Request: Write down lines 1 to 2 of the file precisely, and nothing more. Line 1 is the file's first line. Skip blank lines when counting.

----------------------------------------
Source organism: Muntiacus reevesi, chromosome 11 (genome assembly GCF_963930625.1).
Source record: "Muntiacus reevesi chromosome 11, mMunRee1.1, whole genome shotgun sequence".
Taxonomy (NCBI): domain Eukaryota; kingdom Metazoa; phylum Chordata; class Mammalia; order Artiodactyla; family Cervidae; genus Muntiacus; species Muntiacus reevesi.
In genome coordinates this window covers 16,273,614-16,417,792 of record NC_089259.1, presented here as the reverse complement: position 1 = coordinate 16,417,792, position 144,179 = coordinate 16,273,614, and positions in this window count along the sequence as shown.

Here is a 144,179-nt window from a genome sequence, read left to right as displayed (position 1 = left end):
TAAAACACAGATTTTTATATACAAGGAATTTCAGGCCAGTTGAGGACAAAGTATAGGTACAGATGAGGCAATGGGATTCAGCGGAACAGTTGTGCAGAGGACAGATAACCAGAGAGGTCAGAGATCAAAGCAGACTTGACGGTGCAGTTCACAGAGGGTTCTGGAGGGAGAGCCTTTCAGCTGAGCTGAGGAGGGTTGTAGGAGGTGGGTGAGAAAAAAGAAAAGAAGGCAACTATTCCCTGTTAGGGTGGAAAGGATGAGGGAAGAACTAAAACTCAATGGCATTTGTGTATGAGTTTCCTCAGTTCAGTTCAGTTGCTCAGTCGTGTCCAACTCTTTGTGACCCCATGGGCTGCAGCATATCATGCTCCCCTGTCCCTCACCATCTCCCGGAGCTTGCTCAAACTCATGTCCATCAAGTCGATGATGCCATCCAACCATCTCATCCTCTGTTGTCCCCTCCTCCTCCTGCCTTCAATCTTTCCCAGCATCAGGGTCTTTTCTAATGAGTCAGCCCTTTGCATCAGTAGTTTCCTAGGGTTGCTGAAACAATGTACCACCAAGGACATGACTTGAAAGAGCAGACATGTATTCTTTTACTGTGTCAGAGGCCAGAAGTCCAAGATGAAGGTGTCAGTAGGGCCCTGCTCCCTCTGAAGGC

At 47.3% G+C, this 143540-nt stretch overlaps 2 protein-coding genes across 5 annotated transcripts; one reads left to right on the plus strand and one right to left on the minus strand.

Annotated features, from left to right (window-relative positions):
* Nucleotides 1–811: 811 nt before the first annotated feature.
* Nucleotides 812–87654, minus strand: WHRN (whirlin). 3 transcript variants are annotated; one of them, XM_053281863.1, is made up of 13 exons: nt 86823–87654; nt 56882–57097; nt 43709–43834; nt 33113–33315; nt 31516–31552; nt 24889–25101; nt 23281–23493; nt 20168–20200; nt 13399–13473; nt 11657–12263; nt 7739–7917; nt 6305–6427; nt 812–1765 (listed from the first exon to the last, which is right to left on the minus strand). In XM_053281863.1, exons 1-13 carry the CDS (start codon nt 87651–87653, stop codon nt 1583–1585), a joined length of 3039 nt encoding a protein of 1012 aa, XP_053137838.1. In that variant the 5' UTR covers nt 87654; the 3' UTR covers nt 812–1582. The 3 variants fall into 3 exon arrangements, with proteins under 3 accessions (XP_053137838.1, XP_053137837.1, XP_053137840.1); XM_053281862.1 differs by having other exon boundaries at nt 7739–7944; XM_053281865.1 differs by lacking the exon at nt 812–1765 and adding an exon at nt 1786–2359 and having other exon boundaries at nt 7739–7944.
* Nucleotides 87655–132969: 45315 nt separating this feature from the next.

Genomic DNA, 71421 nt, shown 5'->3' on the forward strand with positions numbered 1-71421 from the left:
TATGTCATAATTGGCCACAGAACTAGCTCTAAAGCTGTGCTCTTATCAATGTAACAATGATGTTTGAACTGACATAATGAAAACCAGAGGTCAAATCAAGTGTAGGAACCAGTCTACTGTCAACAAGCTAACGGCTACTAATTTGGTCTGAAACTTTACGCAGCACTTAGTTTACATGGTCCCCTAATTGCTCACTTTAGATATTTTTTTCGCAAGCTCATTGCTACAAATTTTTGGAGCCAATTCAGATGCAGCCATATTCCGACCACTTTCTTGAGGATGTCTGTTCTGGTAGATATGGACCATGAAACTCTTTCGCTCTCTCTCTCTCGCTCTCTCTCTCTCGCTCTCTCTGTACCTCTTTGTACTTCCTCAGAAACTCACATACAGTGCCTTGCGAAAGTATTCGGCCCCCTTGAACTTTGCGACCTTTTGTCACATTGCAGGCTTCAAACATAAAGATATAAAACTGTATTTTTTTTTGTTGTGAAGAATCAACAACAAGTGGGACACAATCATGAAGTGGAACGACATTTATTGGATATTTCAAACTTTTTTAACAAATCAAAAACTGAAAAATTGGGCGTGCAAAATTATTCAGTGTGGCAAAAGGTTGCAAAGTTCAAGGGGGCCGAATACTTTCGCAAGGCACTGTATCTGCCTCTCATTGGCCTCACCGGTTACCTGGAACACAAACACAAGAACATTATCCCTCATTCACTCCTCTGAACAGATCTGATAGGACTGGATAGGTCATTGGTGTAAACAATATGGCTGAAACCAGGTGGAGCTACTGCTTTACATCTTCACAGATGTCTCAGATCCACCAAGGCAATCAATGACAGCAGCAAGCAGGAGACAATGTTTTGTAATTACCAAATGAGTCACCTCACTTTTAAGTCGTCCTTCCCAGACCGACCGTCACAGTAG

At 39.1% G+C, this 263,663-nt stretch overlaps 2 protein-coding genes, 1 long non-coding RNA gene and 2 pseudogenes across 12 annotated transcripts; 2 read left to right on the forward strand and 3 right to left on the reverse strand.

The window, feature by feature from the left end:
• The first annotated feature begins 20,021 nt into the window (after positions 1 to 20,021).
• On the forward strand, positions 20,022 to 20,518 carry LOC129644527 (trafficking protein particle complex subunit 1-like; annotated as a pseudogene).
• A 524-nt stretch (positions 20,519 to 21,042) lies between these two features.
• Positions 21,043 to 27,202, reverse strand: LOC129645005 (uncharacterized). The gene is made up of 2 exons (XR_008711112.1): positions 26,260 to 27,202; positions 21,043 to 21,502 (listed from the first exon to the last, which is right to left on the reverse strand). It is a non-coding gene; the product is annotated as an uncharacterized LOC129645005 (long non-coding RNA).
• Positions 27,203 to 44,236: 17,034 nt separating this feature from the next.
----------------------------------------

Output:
Source organism: Muntiacus reevesi, chromosome 11 (genome assembly GCF_963930625.1).
Source record: "Muntiacus reevesi chromosome 11, mMunRee1.1, whole genome shotgun sequence".